I kicked them all out 10 p.m. because the next day I had to leave at 7 a.m. to head to San Diego to the San Diego Quilt Show, where I was taking a Free Motion Quilting Class with Sue Rasmussen.  She was great.  The class started out with a comprehensive overview of needles and threads, but soon we launched into hands on FMQ.  I had taken a class with another instructor about twelve years ago and a lot of what I know now I’ve gleaned through books, internet and Instagram.  So I thought it was time to do something classroom-y again.

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We learned about hand position, speed, foot control and the all important wild card of what to do when our brain kicks in with questions like “Should this be a feather?”  or “You really messed up there.”  She also taught us three methods for starting and stopping, and kept the class moving with good demos and good advice.  I’m now totally intimidated on submitting anything to a show as she clued us in to some things she looks for in a show quilt (she’s often a judge).  Thankfully she didn’t say “sparkles.”

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I had an hour for lunch, see the show, and visit the vendors’ booths.  I raced through it, so didn’t have time to grab names or titles of quilts (sorry) but here’s a few photos that I grabbed as we zipped by.

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This French landscape is Sue Rasmussen’s.  You can bet I looked closely at the quilting.  (It was perfect.)

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She actually had three of these trees, all in different color ways and different fabrics.  It was fascinating to see how different they all were.

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I loved this fun quilt, but it didn’t win the Modern Quilt category prize.  (Inconceivable!)

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Great quilting, eh?

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This one won first prize in the Modern Quilt category.  Hmmmm.  I see “improv piecing” which seems to be a criteria (or at least according to Road to California’s blurb when I took a look at it this morning).  That’s it?  Improv piecing as the only qualifier for Modern?  Oh, that and “significant negative space,” or something like that.  I hate these seemingly artificial qualifiers and divisions.  Like Leanne of She Can Quilt says, “I’ll know it when I see it.”

SDGO Quilt Show Sept 2014_9Back to class for another few hours.  Here are some of Sue’s samples.  I really enjoyed her class and was glad I made the effort.

bridge san diego

On the long drive home, there is this elegant bridge spanning the wide freeway.  When I see this, I know I’m halfway home. It was a good weekend, with good friends and experiences, but heading home is what I like to do most.

A Grand Day Out: The Valley Quilters Quilt Show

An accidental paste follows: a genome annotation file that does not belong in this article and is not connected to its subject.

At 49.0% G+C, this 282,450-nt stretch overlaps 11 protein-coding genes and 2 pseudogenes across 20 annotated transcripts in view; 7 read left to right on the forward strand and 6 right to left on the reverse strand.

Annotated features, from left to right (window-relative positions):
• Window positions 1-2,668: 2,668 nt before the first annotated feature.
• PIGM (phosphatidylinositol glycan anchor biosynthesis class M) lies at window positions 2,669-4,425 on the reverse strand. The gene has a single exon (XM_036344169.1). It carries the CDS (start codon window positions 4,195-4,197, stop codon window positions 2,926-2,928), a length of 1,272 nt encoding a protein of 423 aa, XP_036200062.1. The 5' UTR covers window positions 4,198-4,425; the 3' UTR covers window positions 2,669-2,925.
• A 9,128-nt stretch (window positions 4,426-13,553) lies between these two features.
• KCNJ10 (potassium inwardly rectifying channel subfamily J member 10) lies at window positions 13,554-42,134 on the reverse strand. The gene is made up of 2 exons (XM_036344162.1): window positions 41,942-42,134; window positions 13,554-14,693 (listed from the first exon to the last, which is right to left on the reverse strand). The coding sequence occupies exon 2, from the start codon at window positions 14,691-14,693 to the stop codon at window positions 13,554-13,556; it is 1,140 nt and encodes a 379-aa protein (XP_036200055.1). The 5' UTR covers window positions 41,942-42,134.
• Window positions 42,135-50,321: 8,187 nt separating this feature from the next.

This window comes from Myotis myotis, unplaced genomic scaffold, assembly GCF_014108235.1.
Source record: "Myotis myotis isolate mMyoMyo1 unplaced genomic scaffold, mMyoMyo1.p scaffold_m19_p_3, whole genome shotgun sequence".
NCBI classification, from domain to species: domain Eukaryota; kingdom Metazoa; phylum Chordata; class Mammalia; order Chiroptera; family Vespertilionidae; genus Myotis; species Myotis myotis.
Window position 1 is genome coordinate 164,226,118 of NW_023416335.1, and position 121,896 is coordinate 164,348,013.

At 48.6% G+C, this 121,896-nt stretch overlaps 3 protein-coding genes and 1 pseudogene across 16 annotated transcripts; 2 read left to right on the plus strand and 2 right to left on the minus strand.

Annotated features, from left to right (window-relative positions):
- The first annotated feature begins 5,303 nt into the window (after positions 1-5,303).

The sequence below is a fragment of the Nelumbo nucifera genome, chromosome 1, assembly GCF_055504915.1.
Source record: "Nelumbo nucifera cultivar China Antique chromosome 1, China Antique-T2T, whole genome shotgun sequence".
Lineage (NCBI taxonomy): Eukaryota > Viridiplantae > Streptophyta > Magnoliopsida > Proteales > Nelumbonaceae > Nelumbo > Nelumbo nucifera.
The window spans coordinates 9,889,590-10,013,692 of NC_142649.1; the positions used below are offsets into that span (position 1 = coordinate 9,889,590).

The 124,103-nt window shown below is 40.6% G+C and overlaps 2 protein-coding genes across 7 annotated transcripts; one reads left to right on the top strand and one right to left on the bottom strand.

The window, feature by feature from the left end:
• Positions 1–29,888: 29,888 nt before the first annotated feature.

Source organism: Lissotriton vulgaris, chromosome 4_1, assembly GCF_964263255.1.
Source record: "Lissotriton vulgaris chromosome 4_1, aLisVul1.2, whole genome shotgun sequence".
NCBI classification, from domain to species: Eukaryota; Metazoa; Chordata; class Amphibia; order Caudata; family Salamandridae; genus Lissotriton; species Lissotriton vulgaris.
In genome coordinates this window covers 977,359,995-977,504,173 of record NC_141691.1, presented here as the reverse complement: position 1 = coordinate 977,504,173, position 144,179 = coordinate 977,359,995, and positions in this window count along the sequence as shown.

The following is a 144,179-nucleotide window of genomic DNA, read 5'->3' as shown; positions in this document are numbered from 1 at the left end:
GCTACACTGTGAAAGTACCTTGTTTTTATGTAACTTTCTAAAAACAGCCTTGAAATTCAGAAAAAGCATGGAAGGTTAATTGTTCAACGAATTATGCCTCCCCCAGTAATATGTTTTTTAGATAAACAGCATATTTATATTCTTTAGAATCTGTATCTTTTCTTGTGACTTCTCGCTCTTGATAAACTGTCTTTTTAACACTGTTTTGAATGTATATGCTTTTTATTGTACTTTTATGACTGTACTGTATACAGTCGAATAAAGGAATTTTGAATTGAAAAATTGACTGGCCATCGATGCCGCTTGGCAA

Beautiful Day

It was a beautiful day that the Valley Quilters held their quilt show, and I had a morning free, so I headed down to Hemet, about 40 minutes away from my house.  I like going to this small show–it’s kind of the antidote to all the craziness  and glitz and flash and overwhelmingness that is Road to California.

Vlly Quilt Show

This is it.  I think they had about 50 or so quilts.  I was joking to one woman that it was the tonic that cured me of my exhaustion from Road.  “Oh, Road!” she said.  “Too much walking.”

Glacier Star

This is what greets you, as you enter the community center gymnasium: Glacier Star, by Shirley Mykris and quilted by Diane Best.  I meandered through their display, so these quilts are in no particular order.

This Is Me Quilt

This Is Me, by Beckie Stabile and quilted by Marvel Dorf. She said in her notes that these are her favorite quilting things.

Helper by Quilt

All the helpers were wearing decorative tabards.

Kaleidoscope Quilt_detail

Here’s a detail of the quilt above.

Kaleidoscope Quilt

The name of this is Kaleidoscope, but Dawn Guthrie-Clark and quilted by Debbie Blair.  (Hey!  I have a quilt named Kaleidoscope!)

Twin Ladies in Quilted Jackets

I thought these ladies looked great in their coordinating quilted jackets and they agreed to let me photograph them.

Beginner Quilt_detail

This is a detail from one of the beginner quilts that was displayed in this show, and they are all basically the same with different details.  I couldn’t stop smiling as I looked at these quilts, for these young quilters were working hard to master the craft that I love so well.

Beginner Quilt

Some have thought that my choices of the Most Ugly Quilt at Road to California were a dagger to the heart of beginners, and some took me to task believing that we should never say anything bad about another creation.  (I agree, up to a point.) But beginning quilts should be in this type of show: a guild show, which displays a wide range of skills and talents.